Learn a language: If you ever plan on travelling, speaking a different country’s language is beneficial for getting by. It is also a skill that future employers may look for when choosing the perfect candidate. It can enhance job prospects, especially if you’ve ever dreamed of working abroad. There are many apps and websites for learning a language that are free, like Duolingo, https://www.learnalanguage.com and even YouTube.

Take up cooking: Help your family to make the dinner, or even cook for them by yourself. Follow recipes from cookbooks, magazines, or websites like https://www.bbcgoodfood.com

This will come in handy if you are thinking about going to university; it’ll save money on buying ready meals and teach you to improvise using leftover ingredients.


6.    Volunteer

Do something rewarding this summer and volunteer. You can work in a charity shop, help out at an animal shelter, go litter-picking, and so on. You can even volunteer through charities to work at festivals and events. This is a highly valued addition to a CV, demonstrating dedication and commitment to a good cause. 


7.    Explore your Talents 

If you enjoy writing, create a blog. There are many free websites like WordPress or Tumblr that allow you to personalise and design the layout. If you’re interested in technology, learn how to code and build a website. Get a pen and paper and let your mind run free with creative writing. Write about events that have happened to you or make something up. Keep a summer journal to record your memories throughout the holidays.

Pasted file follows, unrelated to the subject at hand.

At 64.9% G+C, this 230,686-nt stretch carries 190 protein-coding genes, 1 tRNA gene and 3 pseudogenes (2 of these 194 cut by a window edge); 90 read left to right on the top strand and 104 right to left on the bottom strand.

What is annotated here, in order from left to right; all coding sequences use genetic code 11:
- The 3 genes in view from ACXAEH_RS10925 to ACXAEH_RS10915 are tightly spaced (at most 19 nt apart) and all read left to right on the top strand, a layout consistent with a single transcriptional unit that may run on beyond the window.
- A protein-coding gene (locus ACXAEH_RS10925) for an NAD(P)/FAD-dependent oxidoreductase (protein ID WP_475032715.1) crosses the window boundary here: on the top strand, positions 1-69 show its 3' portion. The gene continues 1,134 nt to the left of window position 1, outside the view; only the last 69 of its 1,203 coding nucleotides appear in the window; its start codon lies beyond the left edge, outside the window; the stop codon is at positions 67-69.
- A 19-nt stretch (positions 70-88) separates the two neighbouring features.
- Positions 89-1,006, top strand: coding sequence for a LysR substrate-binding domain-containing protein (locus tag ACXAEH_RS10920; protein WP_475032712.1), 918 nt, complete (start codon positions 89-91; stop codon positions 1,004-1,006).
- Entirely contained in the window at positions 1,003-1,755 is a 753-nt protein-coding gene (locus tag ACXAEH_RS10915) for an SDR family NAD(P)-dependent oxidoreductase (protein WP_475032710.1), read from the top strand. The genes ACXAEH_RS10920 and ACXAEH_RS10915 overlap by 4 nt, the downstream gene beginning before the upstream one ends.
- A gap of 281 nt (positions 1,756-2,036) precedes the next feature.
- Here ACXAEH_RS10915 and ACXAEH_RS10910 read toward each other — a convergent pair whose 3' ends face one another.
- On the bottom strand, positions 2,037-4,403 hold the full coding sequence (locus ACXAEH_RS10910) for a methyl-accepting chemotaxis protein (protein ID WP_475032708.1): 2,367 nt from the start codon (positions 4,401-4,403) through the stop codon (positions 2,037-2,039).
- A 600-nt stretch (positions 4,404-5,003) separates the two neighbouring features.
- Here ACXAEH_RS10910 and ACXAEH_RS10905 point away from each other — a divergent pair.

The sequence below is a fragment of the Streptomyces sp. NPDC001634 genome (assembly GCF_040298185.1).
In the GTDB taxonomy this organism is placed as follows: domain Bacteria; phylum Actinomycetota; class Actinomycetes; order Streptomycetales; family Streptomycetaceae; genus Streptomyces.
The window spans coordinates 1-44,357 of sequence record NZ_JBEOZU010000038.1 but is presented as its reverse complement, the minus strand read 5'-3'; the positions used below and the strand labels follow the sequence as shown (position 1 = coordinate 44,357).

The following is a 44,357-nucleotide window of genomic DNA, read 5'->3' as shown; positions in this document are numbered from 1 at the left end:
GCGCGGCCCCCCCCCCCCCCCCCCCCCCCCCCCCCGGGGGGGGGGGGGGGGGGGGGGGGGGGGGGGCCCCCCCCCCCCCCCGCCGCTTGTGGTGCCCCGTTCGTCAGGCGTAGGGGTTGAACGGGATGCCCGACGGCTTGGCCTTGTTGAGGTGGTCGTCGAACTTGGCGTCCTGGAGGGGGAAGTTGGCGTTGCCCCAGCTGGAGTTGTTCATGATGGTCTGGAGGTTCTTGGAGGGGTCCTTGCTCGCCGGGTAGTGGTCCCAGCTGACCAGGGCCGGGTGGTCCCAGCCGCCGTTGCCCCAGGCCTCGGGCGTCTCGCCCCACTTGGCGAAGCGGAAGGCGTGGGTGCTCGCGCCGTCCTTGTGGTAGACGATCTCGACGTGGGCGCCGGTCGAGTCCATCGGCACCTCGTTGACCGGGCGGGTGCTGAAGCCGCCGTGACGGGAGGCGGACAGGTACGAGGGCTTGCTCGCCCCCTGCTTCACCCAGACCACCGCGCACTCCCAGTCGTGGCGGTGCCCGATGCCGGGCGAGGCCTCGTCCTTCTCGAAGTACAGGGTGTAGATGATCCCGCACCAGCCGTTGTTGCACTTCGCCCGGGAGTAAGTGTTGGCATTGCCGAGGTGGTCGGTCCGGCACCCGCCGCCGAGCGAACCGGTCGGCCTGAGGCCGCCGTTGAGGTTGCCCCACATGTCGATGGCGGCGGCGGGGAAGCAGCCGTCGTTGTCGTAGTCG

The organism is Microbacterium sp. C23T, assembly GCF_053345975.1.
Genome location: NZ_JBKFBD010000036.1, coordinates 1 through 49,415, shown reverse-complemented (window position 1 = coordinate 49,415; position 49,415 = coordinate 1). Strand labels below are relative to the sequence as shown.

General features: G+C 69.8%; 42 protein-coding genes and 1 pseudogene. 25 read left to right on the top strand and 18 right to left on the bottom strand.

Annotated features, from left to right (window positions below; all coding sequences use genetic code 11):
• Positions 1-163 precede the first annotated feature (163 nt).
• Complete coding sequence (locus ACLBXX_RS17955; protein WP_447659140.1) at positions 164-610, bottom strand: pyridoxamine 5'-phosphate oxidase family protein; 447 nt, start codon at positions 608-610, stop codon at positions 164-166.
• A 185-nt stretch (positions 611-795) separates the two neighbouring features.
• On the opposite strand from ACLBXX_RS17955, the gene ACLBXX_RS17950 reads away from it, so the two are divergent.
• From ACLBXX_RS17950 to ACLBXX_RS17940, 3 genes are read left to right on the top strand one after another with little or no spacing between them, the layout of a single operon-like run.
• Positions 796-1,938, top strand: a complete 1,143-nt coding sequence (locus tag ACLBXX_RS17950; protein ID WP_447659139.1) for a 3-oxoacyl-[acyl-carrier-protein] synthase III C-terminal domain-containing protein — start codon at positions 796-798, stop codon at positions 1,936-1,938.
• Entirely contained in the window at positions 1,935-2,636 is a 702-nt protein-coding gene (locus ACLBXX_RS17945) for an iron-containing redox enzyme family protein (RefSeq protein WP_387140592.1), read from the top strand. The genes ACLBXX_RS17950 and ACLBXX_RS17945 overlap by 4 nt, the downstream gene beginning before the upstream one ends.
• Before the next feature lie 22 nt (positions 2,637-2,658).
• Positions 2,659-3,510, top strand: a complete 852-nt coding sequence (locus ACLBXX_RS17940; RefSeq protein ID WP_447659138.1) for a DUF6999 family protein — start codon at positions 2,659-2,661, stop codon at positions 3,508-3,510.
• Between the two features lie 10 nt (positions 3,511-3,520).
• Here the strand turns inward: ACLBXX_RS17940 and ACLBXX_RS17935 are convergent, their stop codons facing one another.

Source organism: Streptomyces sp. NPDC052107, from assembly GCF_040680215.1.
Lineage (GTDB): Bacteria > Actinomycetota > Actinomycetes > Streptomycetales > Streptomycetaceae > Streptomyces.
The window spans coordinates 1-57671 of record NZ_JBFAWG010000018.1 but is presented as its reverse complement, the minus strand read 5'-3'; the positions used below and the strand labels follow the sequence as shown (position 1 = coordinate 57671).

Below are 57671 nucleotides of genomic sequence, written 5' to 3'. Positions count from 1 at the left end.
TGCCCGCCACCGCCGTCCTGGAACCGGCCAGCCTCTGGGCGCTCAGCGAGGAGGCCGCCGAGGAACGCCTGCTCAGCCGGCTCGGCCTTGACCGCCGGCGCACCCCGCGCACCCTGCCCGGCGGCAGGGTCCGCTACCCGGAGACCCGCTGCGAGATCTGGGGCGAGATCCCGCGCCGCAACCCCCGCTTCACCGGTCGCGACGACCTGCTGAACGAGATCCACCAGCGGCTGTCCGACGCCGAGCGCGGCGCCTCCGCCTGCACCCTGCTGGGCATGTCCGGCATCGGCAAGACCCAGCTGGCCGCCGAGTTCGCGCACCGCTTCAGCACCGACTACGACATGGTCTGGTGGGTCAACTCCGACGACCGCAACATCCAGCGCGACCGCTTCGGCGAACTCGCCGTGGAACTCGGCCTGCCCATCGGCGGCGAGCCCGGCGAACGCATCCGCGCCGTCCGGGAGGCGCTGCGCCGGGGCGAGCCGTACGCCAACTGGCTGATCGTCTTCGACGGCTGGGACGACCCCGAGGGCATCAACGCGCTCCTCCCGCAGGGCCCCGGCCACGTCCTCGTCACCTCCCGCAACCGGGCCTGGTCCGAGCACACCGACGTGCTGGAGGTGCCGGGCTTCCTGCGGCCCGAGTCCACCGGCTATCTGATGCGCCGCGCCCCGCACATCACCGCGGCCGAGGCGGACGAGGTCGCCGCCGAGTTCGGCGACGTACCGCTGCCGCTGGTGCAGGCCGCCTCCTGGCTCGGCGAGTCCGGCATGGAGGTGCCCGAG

8.    Relax

As important as it is to keep active and learning, you don’t want to burnout. Take time for yourself every day and find something that relaxes you. Try going for a walk, listening to music or taking up meditation. Alone time for relaxation is key to improve wellbeing and mindfulness. After a busy day or challenging task, give your mind a rest and wind down. 

There are various apps and videos for mindfulness, like ‘Calm’ and https://www.mindful.org.


Take this summer to develop yourself as a person and learn something new. Keep busy and get involved in an activity or teach yourself a new skill – the possibilities are endless. 

Make sure you are fully prepared for the academic year ahead during this break; read up on your favourite subjects and familiarise yourself with new material. Everything that you participate in this summer break will reward you later and increase your abilities.